Immigration is back, in the US at least. Over the past two and a half years, immigration into the American labour market has increased by 4mn workers, and the working age immigrant population has now finally reached its pre-pandemic trend level.

This is likely to be a central factor in strong employment growth, particularly in leisure and hospitality. It is also part of the story on increasing workforce participation, as well as being good news for the fight against inflation.

As Apollo’s chief economist Torsten Sløk put it in a recent note to clients, “immigration is a key reason that the US labour market is gradually moving from very overheated to less overheated. The fact that immigration is now moving to levels above 2019 is going to be very positive for the labour market, and for the Fed’s inflation challenge.”

Aside from pulling more women into the workforce, increasing immigration is the only quick way to bolster the labour force in any nation. Birth rates are on the decline in most rich countries, and robots and job-displacing AI software come with their own economic and political disruptions.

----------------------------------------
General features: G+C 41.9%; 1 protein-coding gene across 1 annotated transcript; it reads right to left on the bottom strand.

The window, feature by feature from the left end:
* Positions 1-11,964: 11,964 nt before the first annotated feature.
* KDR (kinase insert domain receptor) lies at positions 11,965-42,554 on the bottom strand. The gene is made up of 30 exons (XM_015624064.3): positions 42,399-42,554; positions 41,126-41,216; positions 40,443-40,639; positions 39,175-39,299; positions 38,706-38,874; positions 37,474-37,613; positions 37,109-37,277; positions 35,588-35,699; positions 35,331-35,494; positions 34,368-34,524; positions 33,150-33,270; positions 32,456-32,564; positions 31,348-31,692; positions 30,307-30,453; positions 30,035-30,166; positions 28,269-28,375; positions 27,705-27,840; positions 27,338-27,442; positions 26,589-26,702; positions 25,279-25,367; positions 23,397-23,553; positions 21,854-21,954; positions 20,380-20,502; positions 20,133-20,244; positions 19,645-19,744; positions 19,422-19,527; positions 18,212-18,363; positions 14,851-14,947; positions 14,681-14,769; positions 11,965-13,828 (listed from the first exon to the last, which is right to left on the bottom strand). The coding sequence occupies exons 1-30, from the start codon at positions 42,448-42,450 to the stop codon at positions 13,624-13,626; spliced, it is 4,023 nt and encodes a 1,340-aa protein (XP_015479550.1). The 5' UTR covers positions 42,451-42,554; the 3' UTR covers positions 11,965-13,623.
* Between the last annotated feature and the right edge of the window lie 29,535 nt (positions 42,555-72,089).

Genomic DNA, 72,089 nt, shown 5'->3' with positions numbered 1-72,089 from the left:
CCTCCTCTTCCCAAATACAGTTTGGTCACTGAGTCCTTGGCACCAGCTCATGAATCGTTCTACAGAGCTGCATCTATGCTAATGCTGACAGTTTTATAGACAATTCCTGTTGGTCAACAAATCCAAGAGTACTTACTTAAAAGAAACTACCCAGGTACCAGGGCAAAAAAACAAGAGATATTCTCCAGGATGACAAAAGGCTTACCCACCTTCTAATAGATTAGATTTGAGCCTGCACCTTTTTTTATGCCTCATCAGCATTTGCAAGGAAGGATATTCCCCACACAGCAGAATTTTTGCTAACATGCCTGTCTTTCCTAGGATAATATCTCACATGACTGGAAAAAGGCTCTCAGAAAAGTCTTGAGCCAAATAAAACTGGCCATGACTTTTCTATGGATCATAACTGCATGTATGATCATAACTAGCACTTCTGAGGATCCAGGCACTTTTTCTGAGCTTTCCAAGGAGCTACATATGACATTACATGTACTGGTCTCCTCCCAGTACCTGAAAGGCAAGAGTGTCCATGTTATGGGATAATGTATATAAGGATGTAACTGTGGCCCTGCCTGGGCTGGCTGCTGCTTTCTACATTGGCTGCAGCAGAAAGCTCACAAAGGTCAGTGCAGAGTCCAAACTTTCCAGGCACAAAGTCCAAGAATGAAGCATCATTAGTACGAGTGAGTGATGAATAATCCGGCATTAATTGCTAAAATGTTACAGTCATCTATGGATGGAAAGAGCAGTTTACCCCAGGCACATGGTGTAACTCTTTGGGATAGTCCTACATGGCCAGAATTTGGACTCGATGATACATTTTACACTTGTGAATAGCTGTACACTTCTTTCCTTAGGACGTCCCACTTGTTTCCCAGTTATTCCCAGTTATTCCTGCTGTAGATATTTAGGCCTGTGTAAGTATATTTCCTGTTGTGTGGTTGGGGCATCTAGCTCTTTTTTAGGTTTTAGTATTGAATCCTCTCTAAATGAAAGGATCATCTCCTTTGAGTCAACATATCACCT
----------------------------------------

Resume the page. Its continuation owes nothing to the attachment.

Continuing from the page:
In the US, immigration accounted for about half of the growth in the working age population between 1995 and 2014 according to Pew Research. Unfortunately, between Donald Trump’s “build a wall” jingoism and the Covid pandemic, there was then a sharp drop in immigrant workers. Over the course of four years, according to a February paper from the San Francisco Federal Reserve, the Trump administration took 472 executive actions aimed at reducing immigration, from increasing immigration enforcement to freezing refugee admissions to moving away from family immigration. Between 2016 and 2019, the number of new permanent residents dropped 13 per cent and the number of student F1 visas declined 23 per cent.


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